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Pay It Down! From Debt to Wealth on $10 a Day Hardcover – September 2, 2004

3.7 out of 5 stars 63 customer reviews

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Editorial Reviews

From Publishers Weekly

The number one enemy of the American family's finances is debt, says Chatzky—especially credit card debt. The average American family, she reports, has 16 credit cards carrying a debt load of more than $8,000. In this terrific little book, the Today Show financial editor and author of You Don't Have to Be Rich and other titles offers a tough-minded but workable plan for getting rid of that burden.Chatzky's program builds from one simple premise: that it's possible for most of us to get debt-free by saving $10 a day for three years. Following the wisdom of knowing a problem in order to conquer it, Chatzky advises that readers first get their credit scores; she explains clearly how to do that, what the scores mean and how to improve them. She then recommends that readers learn what, exactly, they are spending their money on, and provides appropriate worktables and steps to accomplish that. A large section of the book is devoted to resourceful ways to find the $10 a day, with Chatzky suggesting that readers make hard choices regarding everything from eliminating the cost of their wireless device (their Palm Pilot, for instance), if they have one, to refinancing a car loan and putting on a garage sale. Instructions follow on how to "pay it down" intelligently, and the book concludes with lucid instructions on how to deal with worst-case debt scenarios and how to maintain and enhance one's debt-free financial status once it's achieved. Throughout, the text is personalized by brief stories of those who have worked their way into, then out of, crushing debt, as well as by glimpses of Chatzky's own story.This is that rare book that has the genuine ability to improve many lives. Its power lies in its simplicity and focus, and in Chatzky's caring and thorough but no-nonsense approach. It seems that even a financial naif can follow Chatzky's advice and turn night into day. If enough people do, this book may become the landmark title it has the potential to be.
Copyright © Reed Business Information, a division of Reed Elsevier Inc. All rights reserved.

Review

"Chatzky has a crisp and fast-paced style."
-USA Today

"This is that rare book that has the genuine ability to improve many lives. Its power lies in its simplicity and focus, and Chatzky's caring and thorough but no-nonsense approach."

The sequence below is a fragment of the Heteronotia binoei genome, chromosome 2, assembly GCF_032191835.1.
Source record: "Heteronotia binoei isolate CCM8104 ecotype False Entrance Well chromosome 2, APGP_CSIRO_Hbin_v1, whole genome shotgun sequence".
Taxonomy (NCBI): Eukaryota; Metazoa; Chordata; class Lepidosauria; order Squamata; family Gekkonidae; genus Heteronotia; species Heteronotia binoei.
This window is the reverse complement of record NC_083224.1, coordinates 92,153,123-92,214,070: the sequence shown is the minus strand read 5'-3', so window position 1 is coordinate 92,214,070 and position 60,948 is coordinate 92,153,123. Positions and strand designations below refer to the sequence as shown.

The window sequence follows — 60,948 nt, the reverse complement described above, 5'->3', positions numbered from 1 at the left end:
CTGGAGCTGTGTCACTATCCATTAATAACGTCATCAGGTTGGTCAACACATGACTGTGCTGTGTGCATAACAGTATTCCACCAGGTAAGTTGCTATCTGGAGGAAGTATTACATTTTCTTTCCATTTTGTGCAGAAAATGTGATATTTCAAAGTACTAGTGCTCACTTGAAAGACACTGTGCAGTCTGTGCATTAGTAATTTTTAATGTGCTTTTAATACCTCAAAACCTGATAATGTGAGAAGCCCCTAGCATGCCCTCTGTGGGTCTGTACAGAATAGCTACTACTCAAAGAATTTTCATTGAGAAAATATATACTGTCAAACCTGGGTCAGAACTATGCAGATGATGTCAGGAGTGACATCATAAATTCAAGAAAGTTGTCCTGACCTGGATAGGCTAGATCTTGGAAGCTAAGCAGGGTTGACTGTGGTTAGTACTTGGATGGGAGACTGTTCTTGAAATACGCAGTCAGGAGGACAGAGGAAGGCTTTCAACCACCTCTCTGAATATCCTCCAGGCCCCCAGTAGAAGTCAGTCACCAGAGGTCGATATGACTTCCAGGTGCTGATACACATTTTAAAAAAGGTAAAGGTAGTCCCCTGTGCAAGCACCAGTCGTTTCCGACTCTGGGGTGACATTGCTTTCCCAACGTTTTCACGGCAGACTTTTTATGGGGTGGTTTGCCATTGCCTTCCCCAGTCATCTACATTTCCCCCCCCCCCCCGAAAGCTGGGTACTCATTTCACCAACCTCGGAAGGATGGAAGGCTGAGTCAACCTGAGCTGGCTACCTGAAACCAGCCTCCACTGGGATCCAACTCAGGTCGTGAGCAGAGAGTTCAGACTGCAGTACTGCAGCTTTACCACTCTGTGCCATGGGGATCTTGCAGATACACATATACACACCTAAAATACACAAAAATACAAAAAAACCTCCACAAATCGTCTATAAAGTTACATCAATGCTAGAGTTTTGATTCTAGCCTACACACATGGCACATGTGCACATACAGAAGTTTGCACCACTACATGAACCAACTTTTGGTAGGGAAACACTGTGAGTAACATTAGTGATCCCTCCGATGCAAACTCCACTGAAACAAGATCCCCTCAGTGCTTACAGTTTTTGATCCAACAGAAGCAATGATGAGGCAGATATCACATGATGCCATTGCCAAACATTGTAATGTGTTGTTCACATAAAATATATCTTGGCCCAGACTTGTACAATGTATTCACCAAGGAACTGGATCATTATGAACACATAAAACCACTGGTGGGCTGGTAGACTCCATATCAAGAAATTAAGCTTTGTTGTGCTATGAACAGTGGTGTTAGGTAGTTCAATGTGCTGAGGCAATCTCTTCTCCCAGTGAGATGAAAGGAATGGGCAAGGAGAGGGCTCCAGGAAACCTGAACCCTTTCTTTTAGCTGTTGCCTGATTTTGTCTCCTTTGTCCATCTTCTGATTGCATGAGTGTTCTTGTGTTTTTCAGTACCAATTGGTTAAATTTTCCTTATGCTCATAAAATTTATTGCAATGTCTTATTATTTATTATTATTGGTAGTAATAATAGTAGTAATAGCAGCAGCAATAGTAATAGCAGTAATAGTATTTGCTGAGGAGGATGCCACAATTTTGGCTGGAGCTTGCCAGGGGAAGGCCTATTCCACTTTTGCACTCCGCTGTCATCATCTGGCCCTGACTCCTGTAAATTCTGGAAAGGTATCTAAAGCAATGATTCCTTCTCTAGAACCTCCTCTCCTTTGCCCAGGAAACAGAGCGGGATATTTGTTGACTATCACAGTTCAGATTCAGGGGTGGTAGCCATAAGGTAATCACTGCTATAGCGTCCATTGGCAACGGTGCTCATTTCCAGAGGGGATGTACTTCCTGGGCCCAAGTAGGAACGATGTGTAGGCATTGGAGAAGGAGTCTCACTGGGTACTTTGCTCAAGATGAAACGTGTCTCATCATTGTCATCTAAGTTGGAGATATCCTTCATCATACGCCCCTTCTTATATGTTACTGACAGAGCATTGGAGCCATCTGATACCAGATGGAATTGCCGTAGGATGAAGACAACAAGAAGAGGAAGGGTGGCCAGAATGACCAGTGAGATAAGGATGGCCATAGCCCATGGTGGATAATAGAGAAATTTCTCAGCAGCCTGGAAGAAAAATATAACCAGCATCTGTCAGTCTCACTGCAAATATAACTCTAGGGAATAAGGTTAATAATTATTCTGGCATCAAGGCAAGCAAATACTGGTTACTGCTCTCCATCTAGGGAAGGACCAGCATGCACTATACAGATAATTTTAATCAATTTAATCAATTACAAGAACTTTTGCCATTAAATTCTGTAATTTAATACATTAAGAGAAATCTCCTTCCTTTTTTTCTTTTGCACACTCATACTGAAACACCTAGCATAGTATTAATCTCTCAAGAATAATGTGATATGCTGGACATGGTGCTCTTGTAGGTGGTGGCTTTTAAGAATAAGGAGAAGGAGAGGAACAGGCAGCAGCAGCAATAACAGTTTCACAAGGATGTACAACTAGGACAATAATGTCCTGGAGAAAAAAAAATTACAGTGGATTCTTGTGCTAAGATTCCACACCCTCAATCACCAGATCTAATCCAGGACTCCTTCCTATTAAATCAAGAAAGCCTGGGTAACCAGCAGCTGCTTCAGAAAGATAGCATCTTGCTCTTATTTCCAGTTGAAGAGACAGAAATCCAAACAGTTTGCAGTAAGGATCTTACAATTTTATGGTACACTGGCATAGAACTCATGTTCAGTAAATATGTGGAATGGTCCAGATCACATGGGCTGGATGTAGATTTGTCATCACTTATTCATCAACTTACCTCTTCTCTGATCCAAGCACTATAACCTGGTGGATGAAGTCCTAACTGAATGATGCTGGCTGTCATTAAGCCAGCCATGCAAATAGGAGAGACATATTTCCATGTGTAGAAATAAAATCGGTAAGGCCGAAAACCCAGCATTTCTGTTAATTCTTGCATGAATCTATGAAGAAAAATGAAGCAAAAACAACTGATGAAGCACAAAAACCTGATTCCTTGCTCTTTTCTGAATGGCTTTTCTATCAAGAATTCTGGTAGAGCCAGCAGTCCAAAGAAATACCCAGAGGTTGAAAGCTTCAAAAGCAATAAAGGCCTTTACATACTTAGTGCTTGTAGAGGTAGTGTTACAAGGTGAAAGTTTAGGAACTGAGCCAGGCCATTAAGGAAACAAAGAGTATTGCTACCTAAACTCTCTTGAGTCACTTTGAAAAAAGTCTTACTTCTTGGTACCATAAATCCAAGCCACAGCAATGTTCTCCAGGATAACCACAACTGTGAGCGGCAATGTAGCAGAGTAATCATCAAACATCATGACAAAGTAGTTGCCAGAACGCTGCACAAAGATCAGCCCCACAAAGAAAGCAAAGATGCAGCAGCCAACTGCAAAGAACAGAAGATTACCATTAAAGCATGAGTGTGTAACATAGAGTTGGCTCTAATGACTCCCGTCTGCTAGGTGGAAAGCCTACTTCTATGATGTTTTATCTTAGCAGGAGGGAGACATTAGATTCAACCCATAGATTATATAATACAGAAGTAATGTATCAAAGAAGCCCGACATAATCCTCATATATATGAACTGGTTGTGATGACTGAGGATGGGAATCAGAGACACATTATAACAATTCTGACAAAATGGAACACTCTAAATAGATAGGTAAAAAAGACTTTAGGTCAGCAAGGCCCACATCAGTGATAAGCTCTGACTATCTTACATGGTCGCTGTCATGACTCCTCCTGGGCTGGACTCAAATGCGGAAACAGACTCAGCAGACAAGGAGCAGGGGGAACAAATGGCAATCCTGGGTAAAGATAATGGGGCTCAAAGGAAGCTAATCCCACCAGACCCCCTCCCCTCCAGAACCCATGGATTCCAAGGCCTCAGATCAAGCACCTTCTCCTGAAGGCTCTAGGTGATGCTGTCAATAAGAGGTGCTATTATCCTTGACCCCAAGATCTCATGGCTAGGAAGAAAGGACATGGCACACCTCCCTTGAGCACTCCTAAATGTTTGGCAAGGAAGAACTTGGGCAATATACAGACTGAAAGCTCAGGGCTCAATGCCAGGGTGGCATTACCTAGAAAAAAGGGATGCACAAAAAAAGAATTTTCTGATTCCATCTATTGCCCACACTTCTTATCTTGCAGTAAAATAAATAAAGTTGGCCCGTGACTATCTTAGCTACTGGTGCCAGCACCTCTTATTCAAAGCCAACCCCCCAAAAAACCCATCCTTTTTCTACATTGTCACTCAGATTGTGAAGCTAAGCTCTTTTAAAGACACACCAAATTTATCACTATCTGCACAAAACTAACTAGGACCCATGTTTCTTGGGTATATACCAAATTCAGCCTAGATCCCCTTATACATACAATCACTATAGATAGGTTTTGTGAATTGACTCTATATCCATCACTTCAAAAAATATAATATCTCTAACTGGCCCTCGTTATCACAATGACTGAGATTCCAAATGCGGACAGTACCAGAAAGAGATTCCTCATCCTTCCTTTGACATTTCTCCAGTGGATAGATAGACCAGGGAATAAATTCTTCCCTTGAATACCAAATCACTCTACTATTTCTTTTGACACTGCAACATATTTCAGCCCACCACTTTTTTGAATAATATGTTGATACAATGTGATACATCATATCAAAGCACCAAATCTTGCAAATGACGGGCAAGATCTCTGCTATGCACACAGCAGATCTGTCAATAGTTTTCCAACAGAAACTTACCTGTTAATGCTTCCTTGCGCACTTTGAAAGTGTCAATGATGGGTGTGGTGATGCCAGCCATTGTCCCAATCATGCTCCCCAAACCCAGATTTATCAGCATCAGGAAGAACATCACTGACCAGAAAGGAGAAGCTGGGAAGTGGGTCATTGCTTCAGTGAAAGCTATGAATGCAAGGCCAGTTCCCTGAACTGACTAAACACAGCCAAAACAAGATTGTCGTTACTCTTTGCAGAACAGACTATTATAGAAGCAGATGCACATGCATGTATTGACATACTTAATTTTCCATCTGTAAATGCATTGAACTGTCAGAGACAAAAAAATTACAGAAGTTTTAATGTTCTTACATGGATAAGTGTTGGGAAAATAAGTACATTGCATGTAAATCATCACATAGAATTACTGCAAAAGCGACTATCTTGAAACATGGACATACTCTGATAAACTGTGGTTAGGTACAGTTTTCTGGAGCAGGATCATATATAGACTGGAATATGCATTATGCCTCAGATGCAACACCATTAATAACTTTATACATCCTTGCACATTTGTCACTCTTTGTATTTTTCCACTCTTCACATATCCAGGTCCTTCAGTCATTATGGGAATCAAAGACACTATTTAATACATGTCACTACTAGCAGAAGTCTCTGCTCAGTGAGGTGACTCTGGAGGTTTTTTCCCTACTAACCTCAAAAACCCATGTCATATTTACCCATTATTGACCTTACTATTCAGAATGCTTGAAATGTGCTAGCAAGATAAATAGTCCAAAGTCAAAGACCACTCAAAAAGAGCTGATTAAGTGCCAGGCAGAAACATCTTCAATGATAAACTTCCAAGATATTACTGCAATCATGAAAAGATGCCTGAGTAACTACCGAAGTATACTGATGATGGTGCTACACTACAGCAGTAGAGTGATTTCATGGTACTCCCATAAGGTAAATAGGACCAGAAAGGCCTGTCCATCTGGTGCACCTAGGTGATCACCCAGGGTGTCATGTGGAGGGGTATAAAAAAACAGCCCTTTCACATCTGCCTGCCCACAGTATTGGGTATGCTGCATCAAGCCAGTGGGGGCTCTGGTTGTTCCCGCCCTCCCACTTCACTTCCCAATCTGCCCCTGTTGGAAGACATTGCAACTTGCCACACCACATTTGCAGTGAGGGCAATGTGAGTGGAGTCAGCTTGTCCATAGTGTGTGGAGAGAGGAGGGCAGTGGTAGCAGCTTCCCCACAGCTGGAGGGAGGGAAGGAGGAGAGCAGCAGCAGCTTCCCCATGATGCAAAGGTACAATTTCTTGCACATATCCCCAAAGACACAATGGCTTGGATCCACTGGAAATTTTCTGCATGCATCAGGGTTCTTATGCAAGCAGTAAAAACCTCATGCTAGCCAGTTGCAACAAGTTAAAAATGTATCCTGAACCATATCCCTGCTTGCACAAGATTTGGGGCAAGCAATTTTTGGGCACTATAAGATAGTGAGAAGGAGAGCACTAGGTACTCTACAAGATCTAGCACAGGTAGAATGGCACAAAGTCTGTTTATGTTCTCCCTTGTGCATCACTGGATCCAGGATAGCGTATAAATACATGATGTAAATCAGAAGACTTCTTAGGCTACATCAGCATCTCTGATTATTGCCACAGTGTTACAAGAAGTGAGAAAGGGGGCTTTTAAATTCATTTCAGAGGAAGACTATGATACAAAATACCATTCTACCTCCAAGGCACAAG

-Publishers Weekly, starred review

"What I like about this book is its brevity in both size and solution. . . .This book is all about simplicity."
-Michelle Singletary, The Washington Post

"Pay It Down! is a great little book that shows you step by step how to save, how to make more money and how to stay ahead of the curve by bringing down your debt. . . . Chatzky's charm is her non-judgmental, optimistic tone."
-Susan Morris, Pittsburgh Tribune-Review

"Pay It Down! is much more than a book about reducing credit card debt. It's a how-to book with solid strategies on money management. Invest in a copy-it will be money well spent."
-Chris Stuckenschneider, The Missourian

"Jean Chatzky helps you change the way you think about your money-and shows that getting out of debt is not as hard as it seems."
-David Bach, author of The Automatic Millionaire

"Managing debt properly is a crucial key to getting rich, and Jean Chatzky is a great source for help."
-Donald Trump --This text refers to the Paperback edition.
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Product Details

  • Hardcover: 220 pages
  • Publisher: Portfolio Hardcover; First Edition edition (September 2, 2004)
  • Language: English
  • ISBN-10: 1591840635
  • ISBN-13: 978-1591840633
  • Product Dimensions: 5.3 x 0.9 x 7.4 inches
  • Shipping Weight: 9.6 ounces
  • Average Customer Review: 3.7 out of 5 stars  See all reviews (63 customer reviews)
  • Amazon Best Sellers Rank: #1,533,406 in Books (See Top 100 in Books)

Customer Reviews

Top Customer Reviews

By Kcorn TOP 500 REVIEWER on February 8, 2005
Format: Hardcover
Find an extra ten dollars a day, apply it to your credit card debt, DON'T CHARGE ANY MORE on those cards and in 3 years you'll have paid off a huge chunk of debt....maybe even all of it.
That is the basic info in this book and it simply isn't reason enough to buy it. Like dieters who lost 10 or 20 pounds and then gain it back, those who are in debt are likely to fall back into debt again - unless they change their way of thinking bigtime.
That is why credit card companies love those customers who are paying 10, 12, even 17 percent interest. They might pay it down but odds are they'll also rack up the debt again. Plenty of credit card companies even INCREASE the credit limit for these folks. Why not? From their point of view, it may be quite profitable.
Finally, there is another problem that ISN'T addressed by this book - and that is the belief that there is an extra $10.00 a day to be found in the average budget. Truth is, some people are paying for the necessities of life with credit cards - food, home, medical bills. For them, not only is there no extra money to be found, there is not a single area in the bduget that can be cut. An extra job, better health insurance or some other type of solution might help them but until that comes along they aren't likely to shuck the credit card habit. And they certainly shouldn't spend their hard earned money on this book.